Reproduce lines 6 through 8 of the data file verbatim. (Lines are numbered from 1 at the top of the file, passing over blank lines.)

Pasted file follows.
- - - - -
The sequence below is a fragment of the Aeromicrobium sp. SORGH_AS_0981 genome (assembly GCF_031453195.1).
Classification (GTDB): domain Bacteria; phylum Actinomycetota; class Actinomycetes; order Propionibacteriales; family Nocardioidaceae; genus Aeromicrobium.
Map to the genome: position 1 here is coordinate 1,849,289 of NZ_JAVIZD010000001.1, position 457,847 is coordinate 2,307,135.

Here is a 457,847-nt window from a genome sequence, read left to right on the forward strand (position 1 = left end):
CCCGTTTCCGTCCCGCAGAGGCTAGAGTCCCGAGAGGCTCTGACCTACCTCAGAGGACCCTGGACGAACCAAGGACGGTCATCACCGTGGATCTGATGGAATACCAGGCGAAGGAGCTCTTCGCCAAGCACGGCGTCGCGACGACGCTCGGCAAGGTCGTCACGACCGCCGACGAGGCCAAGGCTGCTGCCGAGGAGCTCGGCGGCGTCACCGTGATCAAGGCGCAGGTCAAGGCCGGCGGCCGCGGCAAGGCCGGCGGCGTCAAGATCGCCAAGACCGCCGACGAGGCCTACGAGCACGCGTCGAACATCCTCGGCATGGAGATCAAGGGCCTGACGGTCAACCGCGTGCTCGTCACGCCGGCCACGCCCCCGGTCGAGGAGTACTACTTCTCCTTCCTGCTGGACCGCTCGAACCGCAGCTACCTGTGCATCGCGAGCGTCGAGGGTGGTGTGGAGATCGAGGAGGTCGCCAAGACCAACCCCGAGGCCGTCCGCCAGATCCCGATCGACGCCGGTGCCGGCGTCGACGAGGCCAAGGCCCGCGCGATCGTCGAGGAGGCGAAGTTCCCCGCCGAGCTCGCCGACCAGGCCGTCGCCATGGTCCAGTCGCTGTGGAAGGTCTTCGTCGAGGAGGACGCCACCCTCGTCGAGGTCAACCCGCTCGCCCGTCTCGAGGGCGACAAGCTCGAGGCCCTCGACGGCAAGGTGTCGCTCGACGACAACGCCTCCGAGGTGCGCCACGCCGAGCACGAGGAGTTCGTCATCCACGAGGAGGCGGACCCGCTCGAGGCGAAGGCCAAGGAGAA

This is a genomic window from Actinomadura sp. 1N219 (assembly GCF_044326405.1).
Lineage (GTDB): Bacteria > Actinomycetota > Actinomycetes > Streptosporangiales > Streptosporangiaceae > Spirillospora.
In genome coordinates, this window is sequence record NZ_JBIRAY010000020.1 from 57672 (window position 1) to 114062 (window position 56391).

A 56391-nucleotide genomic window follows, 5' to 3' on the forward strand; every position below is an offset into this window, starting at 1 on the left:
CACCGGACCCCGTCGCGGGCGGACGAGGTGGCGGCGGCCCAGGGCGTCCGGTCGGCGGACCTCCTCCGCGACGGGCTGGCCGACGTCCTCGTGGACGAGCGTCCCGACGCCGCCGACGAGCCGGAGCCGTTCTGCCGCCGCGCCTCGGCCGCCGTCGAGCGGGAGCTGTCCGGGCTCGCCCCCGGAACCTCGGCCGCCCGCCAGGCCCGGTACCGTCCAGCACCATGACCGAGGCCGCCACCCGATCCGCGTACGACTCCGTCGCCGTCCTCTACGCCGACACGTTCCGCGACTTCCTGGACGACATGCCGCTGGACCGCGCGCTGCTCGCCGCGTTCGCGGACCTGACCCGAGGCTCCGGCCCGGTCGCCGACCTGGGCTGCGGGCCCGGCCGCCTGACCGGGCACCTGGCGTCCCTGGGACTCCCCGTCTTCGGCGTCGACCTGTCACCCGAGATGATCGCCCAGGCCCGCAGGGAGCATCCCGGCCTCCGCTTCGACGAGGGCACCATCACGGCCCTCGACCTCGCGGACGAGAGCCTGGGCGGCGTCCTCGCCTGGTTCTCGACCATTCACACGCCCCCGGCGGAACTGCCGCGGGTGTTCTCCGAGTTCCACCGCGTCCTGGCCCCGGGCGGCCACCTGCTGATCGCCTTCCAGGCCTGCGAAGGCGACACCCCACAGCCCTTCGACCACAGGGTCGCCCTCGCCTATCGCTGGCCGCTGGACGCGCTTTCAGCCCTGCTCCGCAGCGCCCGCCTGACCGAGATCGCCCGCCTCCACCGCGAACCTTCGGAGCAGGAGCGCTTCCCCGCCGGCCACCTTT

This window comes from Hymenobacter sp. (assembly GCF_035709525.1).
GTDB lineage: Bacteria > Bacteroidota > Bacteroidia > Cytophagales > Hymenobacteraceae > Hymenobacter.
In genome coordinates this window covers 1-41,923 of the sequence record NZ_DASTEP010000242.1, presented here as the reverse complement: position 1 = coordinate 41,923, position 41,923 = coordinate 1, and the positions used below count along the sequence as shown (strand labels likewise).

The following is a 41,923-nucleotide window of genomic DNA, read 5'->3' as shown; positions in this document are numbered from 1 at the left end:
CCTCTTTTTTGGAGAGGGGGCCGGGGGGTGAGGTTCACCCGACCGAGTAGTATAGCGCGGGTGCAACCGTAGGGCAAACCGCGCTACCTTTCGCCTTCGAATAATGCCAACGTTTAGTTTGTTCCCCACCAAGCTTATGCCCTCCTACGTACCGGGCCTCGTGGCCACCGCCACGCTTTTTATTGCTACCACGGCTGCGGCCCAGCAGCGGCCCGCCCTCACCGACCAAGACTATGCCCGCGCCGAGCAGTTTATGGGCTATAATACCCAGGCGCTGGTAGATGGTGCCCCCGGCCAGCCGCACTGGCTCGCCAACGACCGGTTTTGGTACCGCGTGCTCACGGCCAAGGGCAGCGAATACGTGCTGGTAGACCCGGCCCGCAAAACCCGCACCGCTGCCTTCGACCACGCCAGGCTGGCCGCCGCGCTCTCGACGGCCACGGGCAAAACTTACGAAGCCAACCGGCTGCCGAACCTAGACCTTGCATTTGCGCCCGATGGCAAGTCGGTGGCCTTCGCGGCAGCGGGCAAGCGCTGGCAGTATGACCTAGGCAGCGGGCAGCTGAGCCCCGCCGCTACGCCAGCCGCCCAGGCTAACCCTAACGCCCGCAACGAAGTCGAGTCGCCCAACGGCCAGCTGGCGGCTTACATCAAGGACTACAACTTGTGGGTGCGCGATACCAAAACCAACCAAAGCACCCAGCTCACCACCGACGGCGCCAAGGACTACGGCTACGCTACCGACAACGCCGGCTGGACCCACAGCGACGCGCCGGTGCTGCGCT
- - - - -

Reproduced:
This is a genomic window from Actinomadura sp. 1N219 (assembly GCF_044326405.1).
Lineage (GTDB): Bacteria > Actinomycetota > Actinomycetes > Streptosporangiales > Streptosporangiaceae > Spirillospora.
In genome coordinates, this window is sequence record NZ_JBIRAY010000020.1 from 57672 (window position 1) to 114062 (window position 56391).